This is a textbook on geometric algebra with applications to physics and serves
also as an introduction to geometric algebra intended for research workers
in physics who are interested in the study of this modern artefact. As it is
extremely useful for all branches of physical science and very important for
the new frontiers of physics, physicists are very much getting interested in
this modern mathematical formalism.
These lectures intend to give a self-contained exposure of some techniques for
computing the evolution of plane curves. The motions of interest are the so-called
motions by curvature. They mean that, at any instant, each point of the curve moves
with a normal velocity equal to a function of the curvature at this point. This kind of
evolution is of some interest in differential geometry, for instance in the problem of
ON THE GROWTH RATE OF GENERALIZED FIBONACCI NUMBERS
DONNIELL E. FISHKIND Received 1 May 2004
Let α(t) be the limiting ratio of the generalized Fibonacci numbers produced by summing along lines of slope t through the natural arrayal of Pascal’s triangle. We prove that √ α(t) 3+t is an even function. 1. Overview Pascal’s triangle may be arranged in the Euclidean plane by associating the binomial coeﬃcient ij with the point 1 3 j − i, − i ∈ R2 2 2
for all nonnegative integers i, j such that j ≤ i, as illustrated in Figure 1.1. The points in R2 associated...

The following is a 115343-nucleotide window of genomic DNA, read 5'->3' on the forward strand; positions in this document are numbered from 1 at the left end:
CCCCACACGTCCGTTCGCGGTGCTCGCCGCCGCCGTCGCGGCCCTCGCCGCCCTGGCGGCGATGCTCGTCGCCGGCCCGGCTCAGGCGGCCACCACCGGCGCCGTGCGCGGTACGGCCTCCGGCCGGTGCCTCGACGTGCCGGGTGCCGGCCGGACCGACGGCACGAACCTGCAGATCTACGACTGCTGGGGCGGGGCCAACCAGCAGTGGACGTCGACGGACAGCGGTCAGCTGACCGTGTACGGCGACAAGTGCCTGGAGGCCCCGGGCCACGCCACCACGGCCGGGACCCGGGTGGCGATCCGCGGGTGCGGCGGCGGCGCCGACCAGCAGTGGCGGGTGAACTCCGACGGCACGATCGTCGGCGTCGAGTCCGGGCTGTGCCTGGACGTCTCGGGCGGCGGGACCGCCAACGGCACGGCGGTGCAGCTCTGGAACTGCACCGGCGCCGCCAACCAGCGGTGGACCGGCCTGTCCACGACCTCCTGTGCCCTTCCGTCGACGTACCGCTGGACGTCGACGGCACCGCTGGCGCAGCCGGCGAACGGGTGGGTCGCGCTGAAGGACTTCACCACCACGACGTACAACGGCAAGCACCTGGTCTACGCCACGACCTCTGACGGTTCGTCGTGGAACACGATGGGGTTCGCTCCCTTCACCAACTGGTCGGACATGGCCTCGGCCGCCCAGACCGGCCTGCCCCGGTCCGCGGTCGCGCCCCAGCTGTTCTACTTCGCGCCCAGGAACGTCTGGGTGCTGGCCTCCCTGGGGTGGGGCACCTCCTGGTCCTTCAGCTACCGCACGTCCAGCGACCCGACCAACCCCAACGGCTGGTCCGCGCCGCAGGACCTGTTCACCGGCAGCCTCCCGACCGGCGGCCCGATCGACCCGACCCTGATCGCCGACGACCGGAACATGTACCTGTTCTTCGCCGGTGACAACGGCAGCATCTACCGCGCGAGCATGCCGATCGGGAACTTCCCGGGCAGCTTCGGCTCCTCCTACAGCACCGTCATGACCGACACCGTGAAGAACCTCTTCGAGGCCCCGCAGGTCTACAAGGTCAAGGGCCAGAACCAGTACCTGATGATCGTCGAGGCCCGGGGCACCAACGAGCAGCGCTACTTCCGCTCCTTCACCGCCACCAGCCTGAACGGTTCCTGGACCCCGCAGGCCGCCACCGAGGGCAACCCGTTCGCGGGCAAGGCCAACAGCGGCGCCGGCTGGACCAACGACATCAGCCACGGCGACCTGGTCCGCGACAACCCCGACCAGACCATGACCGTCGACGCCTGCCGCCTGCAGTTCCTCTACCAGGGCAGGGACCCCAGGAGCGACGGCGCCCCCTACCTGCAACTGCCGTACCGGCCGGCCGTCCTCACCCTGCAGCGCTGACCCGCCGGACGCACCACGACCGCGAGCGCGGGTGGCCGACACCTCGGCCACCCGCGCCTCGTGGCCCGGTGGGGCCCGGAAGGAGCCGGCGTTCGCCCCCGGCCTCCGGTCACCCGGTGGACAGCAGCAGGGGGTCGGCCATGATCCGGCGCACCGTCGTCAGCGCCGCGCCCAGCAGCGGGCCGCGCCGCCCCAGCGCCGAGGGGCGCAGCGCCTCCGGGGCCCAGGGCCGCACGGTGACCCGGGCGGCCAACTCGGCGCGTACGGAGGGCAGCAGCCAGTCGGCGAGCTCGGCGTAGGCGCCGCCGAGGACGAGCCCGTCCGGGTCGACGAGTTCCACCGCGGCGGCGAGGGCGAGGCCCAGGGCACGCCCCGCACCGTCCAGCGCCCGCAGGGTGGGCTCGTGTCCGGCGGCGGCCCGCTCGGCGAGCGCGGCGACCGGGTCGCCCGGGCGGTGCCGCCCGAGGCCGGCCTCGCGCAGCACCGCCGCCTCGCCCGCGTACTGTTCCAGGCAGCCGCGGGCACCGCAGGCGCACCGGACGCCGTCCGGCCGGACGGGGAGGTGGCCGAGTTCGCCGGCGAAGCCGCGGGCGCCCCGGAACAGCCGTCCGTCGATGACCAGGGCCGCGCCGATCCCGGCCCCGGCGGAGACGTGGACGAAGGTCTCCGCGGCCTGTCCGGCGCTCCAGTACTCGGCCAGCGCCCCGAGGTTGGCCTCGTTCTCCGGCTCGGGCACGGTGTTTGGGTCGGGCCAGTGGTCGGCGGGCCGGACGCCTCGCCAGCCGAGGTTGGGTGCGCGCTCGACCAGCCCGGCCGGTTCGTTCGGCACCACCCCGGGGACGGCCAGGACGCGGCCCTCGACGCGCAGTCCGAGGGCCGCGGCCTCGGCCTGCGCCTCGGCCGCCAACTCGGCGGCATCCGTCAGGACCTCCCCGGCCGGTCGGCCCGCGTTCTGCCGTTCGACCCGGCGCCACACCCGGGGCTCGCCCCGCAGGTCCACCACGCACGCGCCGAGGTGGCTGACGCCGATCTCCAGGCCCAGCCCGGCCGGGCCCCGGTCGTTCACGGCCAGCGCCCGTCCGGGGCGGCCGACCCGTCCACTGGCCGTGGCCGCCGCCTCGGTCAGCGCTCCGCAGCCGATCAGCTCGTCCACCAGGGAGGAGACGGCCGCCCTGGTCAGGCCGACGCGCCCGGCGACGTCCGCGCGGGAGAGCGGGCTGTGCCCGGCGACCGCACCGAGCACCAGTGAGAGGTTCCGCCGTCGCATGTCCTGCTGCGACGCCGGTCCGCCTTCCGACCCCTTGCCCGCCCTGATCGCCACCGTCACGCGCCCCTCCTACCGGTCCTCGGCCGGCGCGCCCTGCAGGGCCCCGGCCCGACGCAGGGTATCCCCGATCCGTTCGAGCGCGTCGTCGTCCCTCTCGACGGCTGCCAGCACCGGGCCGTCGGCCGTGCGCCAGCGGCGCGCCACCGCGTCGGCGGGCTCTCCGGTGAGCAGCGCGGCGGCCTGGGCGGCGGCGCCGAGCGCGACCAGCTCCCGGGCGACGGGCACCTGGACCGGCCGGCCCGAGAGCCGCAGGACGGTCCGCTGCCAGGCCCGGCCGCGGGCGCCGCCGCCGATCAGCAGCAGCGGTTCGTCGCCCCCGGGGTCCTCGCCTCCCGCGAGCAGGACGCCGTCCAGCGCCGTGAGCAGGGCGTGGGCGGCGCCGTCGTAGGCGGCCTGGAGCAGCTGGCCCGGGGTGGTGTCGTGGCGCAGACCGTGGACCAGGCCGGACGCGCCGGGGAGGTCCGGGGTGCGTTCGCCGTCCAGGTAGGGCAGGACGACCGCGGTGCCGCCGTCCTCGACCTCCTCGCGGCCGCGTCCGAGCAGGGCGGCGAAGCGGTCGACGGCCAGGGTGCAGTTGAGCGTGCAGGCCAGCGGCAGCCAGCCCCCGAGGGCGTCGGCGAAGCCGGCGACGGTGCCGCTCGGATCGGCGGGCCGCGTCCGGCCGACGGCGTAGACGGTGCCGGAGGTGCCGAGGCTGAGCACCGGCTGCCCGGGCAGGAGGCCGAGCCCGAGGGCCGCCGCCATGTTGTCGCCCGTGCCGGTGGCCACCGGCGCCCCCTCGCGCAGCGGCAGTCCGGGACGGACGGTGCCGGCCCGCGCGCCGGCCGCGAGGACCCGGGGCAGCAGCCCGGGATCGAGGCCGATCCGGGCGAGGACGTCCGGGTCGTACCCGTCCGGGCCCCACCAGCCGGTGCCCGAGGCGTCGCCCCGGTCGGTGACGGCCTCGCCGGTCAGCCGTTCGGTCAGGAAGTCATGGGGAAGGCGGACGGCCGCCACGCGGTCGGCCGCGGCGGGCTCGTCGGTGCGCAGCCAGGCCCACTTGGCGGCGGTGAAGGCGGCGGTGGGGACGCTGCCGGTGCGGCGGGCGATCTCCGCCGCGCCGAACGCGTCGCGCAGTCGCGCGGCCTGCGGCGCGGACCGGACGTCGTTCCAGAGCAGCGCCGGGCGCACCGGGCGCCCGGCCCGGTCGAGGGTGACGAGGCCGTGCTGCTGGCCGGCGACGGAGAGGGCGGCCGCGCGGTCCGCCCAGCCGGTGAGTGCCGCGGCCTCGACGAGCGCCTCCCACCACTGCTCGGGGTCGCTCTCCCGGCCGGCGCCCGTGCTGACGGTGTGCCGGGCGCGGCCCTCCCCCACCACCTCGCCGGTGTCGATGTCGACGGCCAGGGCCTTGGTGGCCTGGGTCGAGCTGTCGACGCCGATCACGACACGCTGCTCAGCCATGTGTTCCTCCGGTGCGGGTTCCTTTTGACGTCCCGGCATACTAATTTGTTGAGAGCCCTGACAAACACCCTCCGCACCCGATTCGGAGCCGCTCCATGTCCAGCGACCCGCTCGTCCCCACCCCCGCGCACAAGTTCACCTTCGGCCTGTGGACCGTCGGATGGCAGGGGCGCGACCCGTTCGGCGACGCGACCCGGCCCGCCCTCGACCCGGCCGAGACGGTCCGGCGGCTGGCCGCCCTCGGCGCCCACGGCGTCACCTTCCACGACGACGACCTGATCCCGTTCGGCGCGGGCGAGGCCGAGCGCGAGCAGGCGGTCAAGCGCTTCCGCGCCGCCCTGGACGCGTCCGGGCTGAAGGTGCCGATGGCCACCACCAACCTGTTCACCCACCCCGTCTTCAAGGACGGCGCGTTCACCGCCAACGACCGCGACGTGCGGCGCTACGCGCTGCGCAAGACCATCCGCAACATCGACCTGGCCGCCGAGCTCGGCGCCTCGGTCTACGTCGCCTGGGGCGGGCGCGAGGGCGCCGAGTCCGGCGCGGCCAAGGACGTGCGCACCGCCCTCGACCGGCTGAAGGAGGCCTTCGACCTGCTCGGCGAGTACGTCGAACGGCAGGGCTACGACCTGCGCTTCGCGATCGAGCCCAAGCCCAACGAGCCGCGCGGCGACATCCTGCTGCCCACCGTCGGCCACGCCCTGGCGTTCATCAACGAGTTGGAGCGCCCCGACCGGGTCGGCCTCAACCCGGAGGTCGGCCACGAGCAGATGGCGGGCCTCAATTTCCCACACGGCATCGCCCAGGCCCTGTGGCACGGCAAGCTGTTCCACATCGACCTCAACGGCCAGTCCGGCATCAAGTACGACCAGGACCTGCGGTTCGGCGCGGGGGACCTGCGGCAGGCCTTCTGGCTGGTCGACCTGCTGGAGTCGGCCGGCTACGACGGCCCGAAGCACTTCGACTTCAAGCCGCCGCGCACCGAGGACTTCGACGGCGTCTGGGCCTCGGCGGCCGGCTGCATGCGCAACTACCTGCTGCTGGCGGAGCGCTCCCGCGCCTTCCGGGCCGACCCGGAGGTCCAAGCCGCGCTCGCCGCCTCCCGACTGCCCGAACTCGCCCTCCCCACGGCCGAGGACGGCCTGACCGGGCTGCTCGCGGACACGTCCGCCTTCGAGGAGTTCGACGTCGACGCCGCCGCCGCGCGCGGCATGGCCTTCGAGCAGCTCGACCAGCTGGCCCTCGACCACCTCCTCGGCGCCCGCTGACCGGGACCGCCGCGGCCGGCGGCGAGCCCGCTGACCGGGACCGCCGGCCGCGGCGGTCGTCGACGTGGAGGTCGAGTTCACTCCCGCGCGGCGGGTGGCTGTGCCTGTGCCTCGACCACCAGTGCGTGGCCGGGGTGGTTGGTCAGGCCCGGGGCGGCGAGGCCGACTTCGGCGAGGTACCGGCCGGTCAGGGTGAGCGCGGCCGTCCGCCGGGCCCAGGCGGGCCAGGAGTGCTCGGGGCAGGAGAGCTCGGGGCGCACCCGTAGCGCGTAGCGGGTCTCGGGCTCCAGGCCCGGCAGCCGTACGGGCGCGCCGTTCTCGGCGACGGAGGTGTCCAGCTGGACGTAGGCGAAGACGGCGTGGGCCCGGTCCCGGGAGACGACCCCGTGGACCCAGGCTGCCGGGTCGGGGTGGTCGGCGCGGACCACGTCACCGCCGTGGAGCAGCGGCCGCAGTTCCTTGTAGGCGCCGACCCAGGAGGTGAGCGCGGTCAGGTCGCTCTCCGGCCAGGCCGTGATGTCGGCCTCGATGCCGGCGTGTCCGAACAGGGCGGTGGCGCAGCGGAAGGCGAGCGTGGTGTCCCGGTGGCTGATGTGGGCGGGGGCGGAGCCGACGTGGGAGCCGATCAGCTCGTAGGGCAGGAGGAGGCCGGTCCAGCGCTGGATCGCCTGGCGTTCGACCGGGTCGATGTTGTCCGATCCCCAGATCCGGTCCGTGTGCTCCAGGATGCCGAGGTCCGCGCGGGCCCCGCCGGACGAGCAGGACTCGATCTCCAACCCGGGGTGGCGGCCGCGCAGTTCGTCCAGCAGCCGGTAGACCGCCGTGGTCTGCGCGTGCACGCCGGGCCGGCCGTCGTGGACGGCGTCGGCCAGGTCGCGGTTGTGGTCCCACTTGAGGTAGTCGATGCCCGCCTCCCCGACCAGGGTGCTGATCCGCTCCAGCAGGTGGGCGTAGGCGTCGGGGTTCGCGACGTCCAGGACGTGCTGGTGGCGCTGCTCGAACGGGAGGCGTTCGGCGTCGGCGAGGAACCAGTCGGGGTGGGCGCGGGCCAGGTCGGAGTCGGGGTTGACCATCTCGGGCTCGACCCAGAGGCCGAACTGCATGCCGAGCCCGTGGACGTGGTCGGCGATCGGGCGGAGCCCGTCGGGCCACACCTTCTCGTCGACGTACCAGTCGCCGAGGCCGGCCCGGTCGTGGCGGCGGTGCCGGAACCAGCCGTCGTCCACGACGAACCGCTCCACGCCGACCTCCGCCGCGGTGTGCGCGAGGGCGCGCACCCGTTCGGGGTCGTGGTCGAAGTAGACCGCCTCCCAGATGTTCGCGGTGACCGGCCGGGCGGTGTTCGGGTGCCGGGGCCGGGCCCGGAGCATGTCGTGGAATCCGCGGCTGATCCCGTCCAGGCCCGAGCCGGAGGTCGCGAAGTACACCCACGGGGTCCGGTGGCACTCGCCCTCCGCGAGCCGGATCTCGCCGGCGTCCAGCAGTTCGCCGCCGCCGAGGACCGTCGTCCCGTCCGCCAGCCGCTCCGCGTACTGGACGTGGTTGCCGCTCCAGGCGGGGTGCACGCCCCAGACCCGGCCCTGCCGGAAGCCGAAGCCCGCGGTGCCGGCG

The publisher recently asked me to write an overview of the most common subjects in a first course
of Calculus at university level. I have been very pleased by this request, although the task has been
far from easy.
Since most students already have their recommended textbook, I decided instead to write this contribution
in a totally different style, not bothering too much with rigoristic assumptions and proofs. The
purpose was to explain the main ideas and to give some warnings at places where students traditionally
There are several improvements for bipartite network ﬂows . However they require the network to be unbalanced in order to substantially speed up the algorithms, i.e. either |U | |V | or |U | |V |, which is not the case in our context. The complexity of ﬁnding an optimal (minimum or maximum weight) matching might be reduced if the cost label is also a metric on the node set of the underlying graph. For example if the nodes of the graph are points in the plane and the cost label is the L1 (manhattan), L2 (Euclidean) or L∞ metric...
A related modern example is the snakeboard (see LEWIS,OSTROWSKI,MURRAY
&BURDICK ),which shares some of the features of these examples butwhich
has a crucial difference as well. This example, likemany of the others, has the sym-
metry group SE(2) of Euclidean motions of the plane but, now, the corresponding
momentum is not conserved. However, the equation satisﬁed by the momentum
associated with the symmetry is useful for understanding the dynamics of the prob-
lem and how group motion can be generated.